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June 24, 2008

What Does Cass Think???

Cass thinks this is breathtakingly stupid:

...new laws could see wolf-whistling builders placed on the sex offenders register. The Sexual Offences (Scotland) Bill will create a new offence of "communicating indecently", punishable by up to 10 years in jail.

The legislation is intended to punish sexual harassment by text, emails and letters, but ministers also aim to include sexually explicit comments to strangers. It is expected that the law would only apply to persistent offenders.

And I'll tell you what's even more cretinous: when some idiot decides to "fix" a problem that may not even exist.

"It has come to the attention of the college that some female students have been making comments to, or whistling at, the builders both whilst on site and as they walk around the campus.

"Although we are sure no offence is meant, this constitutes harassment and is wholly unacceptable.

"We have asked the contractors' representative to pass on all instances of harassment to the college and we will take appropriate action which may include disciplinary action."

A spokeswoman for the contractors, Galliford Try, said: "We have no registered complaints on this issue. However we do not condone inappropriate behaviour from any parties on our sites."

While applying the law equally across the board has a certain blindly symmetrical appeal, applying a stupid law in the absence of both malicious intent and any genuine damage to the "victims" (even if only perceived) only doubles the stupidity. The only conceivable benefit might be that society may finally realize how utterly stupid some sexual harassment laws truly are. Frankly, in today's uber-liberated culture where just about everything seems to be kosher, I can think of only one punishment that truly fits this heinous crime.

Naughty, naughty girls. 'Twould serve them right.

Posted by Cassandra at June 24, 2008 05:25 PM

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Comments

You're welcome! See, you don't *always* link because you think someone's post is breath-takingly dumb.

Sometimes you link because of what they link to is so... oh, wait. That's what you said in the map post.

Never mind.

Posted by: John of Argghhh! at June 24, 2008 06:00 PM

i retired early because of PC nonsense like this. The rules from EEOC specifically told me that if the person I was talking to took offense, or if anyone within earshot took offense, and if people heard it and didn't take offense, we would all be fired.

Assuming that most of us are decent human beings with a sense of humor, rules such as the one cited stifle communication and creativity. I always informed people who were confused about what they could say or could not say by presenting the scenario: don't talk to others in language you would not use in front of your mother or sister.

Posted by: vet66 at June 24, 2008 06:27 PM

The world she is full of perilous perils.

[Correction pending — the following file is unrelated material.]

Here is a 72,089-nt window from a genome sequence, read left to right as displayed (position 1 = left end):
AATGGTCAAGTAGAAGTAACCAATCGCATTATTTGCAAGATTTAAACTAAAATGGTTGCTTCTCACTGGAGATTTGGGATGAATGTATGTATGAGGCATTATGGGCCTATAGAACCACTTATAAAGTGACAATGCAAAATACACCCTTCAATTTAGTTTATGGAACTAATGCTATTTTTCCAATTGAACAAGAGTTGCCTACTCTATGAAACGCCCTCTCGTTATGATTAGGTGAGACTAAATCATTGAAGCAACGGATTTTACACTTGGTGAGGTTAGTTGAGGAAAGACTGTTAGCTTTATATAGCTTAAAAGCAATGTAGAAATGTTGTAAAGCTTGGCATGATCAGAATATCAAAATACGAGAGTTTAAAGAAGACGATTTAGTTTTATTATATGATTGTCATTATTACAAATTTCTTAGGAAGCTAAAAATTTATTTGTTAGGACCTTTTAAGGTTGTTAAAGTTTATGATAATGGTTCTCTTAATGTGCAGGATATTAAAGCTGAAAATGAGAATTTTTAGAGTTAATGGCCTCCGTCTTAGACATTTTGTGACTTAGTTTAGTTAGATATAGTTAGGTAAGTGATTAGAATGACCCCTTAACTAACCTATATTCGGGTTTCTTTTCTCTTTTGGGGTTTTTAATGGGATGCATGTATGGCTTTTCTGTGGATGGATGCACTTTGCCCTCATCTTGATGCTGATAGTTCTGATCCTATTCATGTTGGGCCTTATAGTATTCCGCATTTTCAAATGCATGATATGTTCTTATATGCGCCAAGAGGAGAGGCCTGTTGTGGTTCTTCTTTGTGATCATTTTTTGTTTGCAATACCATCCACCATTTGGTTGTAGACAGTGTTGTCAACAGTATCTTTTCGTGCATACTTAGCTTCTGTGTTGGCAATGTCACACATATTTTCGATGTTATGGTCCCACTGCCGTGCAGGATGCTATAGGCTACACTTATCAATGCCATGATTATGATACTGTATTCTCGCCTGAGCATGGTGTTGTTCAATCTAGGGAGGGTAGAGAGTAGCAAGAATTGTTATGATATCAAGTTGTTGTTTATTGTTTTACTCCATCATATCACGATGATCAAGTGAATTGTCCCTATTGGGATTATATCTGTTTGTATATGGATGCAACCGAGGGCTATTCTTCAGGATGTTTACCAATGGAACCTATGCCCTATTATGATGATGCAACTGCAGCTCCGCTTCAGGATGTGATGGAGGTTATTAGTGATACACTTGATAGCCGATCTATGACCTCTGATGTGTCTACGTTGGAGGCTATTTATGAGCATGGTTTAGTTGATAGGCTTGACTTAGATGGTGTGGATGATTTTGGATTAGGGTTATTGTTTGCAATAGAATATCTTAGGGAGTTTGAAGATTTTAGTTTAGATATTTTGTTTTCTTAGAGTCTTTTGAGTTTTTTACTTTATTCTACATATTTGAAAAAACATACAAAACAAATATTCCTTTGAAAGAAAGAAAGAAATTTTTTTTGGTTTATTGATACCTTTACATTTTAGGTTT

That's for sure.

Posted by: Pile On at June 24, 2008 07:47 PM

You know, not to be a critiquing blog critic, but I think you would be well served to entitle every post "What Does Cass Think?".

Posted by: Pile On at June 24, 2008 10:52 PM

"I can think of only one punishment that truly fits this heinous crime."

Ooh...a spanking! And then, the oral sex...

Posted by: camojack at June 25, 2008 12:31 AM

Camojack, you just launched She Who Will Remain Unnamed into Mistress Mandy mode.

And just as soon as she finds the batteries, we're all in for it...

Posted by: BillT at June 25, 2008 04:23 AM

(1) The Princess would just like to state for the record that she is *not* Mistress Mandy :p

(2) re: You know, not to be a critiquing blog critic, but I think you would be well served to entitle every post "What Does Cass Think?".

Oh hell. Never mind.

He will pay. Oh yes... he will pay.

Posted by: Cassandra at June 25, 2008 06:45 AM

Pile reminds me of the advice of a writing instructor, who many years ago told me: "Never use the phrase 'I think.' It is always redundant."

There is a rhetorical use for it, of course, which is to soften strong or controversial claims slightly in order to make them more palatable to your listener. They may consider them if they believe you are offering a possibility, but reject them if you believe you are demanding a certainty.

Still, the old boy had a point. :)

Posted by: Grim at June 25, 2008 06:49 AM

If you take the trouble to read the linked post, a question was asked:

"What would Cassandra say?"

Which is another way of saying, "Hmmm... I wonder what Cass would think of this?"

In answering that question, it did not seem either unnatural or redundant to reply, "Well, I think... this."

Posted by: Cassandra at June 25, 2008 07:22 AM

I don't have to take the trouble to do that. I saw the other post when it first asked the question, so I understood the title as soon as I saw it. :)

Pile's comment just reminded me of something clever a teacher once told me. I expect that any teachers reading are probably glad to know that at least some students are sometimes listening, and even pass on their good advice once in a while. :)

Posted by: Grim at June 25, 2008 08:04 AM